Books, Writing, History, and the Ritchie Boys

In "Books, Writing, History and the Ritchie Boys" I share my thoughts on certain books, the process of writing, the experiences of an indie-publisher, short pieces on WWII and the Holocaust, highlights of places from Immigrant Soldier, and, occasionally, profiles of Ritchie Boys. Everything in this blog reflects my personal ideas and feelings–a memoir of sorts, it is my perspective and any errors or omissions are mine.

A Memoir of Love and Travel Van-Life Style

“A journey is more than a vacation; it is an opportunity to challenge our beliefs and expand our minds.   . . . At its best, travel brings cultural understanding between people and helps affirm our common humanity.”    I found this quote many years ago on a travel website that no longer exists: I wish I knew who actually wrote these words as my love of travel has always been based on the ideas expressed by them. 
What was the most influential journey of your life? How has travel changed your perspective? 
The first question is an easy one for me — it was my honeymoon!  Granted, my honeymoon was a bit different than most.  It lasted for two years in the early 1970s and featured four continents via Volkswagen microbus.  For years, I resisted writing about the experience.  When we were traveling, I took notes, thinking I would write a travelogue or a food essay for a cooking magazine when we returned home. However, by the time I was back in California, I realized that most of my notes, by then as much as two years old, were already out of date. I set the idea of writing about our trip aside and proceeded with my life as an artist, a mother, a Girl Scout leader, a cooking instructor, and a traveler. 
For years, I have been amazed by how interested people are when they first hear of my van-life adventures. To me it all seemed like old stories of long ago. However, recently I began searching for a new writing project that would grip me like Immigrant Soldier did. Encouraged by a friend, I began to consider the idea of writing a memoir of my honeymoon travels. Known as “the long trip” among family and friends, the stories from those two years always seemed to fascinate listeners at dinner parties and gatherings.
For the travel details of the story I have been aided by seventy-three letters (over 700 pages of hand-written journal style writing) which I sent home to our parents for safekeeping.  I also have hundreds of photos (yes, slides) taken by my travel partner Tom, as well as drawings and sketches I did along the way.   Because the letters were written to be read by our parents, emotional and intimate details were censored out.   Thus, for the personal aspects of the experience, I have had to rely on my memory.
As I reread the letters, I recognize many things hidden between the lines. What I did write often reminds me of what I didn’t include. Though the memoir can only be my perspective, I have talked to family members about their Katie washing clothes Honduras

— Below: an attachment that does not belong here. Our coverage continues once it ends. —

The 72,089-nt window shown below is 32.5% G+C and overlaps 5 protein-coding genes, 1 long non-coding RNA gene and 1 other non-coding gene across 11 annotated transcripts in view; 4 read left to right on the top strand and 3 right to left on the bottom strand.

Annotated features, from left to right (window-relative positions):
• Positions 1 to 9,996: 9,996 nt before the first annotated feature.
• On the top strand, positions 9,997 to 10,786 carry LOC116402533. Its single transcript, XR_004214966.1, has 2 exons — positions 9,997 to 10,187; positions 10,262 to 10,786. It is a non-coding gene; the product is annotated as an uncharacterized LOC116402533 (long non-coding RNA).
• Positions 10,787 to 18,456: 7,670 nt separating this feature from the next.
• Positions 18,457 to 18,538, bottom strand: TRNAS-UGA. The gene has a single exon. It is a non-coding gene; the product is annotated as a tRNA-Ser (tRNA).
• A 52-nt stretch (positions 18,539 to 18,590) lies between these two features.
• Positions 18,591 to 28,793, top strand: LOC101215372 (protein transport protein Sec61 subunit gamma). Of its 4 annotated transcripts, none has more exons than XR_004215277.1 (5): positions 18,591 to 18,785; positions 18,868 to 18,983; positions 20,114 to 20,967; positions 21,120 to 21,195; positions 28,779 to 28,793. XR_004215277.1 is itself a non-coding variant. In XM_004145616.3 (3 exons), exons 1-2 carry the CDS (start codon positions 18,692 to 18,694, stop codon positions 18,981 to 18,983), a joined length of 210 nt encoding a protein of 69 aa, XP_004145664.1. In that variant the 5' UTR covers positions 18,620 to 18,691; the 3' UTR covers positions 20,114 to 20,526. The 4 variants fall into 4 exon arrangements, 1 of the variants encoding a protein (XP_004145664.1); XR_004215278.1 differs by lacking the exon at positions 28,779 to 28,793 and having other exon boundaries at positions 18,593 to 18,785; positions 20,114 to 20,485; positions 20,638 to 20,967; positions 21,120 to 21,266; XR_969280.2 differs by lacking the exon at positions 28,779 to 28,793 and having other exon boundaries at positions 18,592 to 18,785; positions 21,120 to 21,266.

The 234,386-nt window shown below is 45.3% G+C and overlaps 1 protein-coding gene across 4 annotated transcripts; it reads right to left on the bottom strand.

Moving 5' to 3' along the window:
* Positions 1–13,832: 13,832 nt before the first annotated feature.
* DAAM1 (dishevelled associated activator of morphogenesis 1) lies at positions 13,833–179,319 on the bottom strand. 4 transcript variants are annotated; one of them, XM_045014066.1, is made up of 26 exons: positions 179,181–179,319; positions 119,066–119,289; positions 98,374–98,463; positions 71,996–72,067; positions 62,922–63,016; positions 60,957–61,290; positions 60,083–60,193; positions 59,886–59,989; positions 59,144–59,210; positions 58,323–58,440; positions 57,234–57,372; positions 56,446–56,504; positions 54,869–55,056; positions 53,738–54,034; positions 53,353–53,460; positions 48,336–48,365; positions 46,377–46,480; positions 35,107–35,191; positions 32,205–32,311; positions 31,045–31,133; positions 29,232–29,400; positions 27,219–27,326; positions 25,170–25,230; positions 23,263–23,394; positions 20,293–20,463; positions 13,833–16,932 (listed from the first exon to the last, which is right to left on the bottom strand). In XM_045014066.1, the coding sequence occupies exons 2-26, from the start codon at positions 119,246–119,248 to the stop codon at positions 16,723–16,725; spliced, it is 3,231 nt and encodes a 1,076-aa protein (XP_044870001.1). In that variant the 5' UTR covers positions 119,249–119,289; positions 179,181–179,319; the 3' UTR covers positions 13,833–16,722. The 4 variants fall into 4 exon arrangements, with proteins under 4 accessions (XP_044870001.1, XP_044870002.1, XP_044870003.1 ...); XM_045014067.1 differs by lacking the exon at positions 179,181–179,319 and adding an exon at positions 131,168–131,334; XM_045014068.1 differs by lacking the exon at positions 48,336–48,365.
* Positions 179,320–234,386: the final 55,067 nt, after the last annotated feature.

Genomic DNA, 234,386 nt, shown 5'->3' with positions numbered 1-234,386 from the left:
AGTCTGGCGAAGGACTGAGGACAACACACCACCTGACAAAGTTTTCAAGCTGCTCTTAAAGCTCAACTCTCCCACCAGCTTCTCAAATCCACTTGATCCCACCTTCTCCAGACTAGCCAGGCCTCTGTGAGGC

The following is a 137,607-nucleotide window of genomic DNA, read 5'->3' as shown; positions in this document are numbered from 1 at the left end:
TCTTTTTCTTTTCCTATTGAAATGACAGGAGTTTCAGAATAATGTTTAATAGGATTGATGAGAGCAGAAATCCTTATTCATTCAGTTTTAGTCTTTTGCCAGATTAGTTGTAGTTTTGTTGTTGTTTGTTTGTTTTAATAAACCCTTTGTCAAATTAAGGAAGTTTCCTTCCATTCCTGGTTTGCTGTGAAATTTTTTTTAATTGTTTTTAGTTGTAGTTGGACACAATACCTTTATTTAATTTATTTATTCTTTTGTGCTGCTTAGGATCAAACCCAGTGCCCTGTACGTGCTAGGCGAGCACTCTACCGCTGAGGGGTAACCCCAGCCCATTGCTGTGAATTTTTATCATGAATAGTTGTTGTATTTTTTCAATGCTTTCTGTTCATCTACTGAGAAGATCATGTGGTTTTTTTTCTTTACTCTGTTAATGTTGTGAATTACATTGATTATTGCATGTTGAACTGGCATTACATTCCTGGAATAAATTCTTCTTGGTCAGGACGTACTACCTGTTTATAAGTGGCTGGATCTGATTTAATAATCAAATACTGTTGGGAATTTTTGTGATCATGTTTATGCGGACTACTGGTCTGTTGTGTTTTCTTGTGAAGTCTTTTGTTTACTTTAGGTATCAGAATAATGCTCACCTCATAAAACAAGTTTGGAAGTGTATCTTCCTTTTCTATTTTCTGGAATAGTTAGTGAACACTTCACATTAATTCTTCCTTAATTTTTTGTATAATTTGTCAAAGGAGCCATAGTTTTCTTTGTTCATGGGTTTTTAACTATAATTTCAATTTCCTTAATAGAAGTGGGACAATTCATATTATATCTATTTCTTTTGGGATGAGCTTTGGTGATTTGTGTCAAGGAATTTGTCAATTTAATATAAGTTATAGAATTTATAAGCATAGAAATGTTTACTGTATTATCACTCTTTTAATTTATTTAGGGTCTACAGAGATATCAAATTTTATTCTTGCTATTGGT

memories of the times when they became players in the saga. I have become totally immersed in the project. I feel again the fruitless anger of our first argument at the Guatemala border, the satisfaction of washing Tom’s underwear in a river in Honduras, the terrible heat and disappointment in Panama, the joy of seeing my sister Karen waiting for us on the dock in Barcelona.  I am delighted by the memory of the weeks we shared England and Holland with our nine and ten year old niece and nephew.   I am amazed all over again at Tom’s ability to fix anything that went wrong with the van and I experience again my love for him as he constantly built and improved our tiny home along the way.  I remember the thrill of seeing the bazaars of North Africa, the Hagia Sophia in Istanbul, women in burkas in Afghanistan, and the sights and smells of India.

Now that I am actually writing the memoir, I must tackle the second question. How did this experience change me?  I think about the places we saw, the people we met, and the ways we learned to live together in the small confines of a microbus and try to see how it all helped transform me into the person I am today, forty-five years later. I entered the adventure as a twenty-eight year old, single woman—an art teacher off to see the world with her lover. Two years later, I returned to the U.S as half of a committed, married couple, looking forward to having a family and teaching our future children to love travel as much as we did.
After nine months of dedicated work, I am nearing the final section. I have enjoyed creating chapter titles which I hope will keep my readers interested—An Iberian Winter, For Richer or Poorer, Four Peas in a Pod, and Another World Entirely. Though the working title is “Memoir,” I can’t help but contemplate possible titles for the finished work.  Here are my current favorites:
• About the World with Love
• Venus and Mars in a Van
• A Microbus Honeymoon
• Two Years, Two People, and Four Continents
Which of these would make you want to read the memoir if you saw it on a shelf in the bookstore?   I’d love to get your comments and input. 
The Muralist and LBJ, a Secret Hero.


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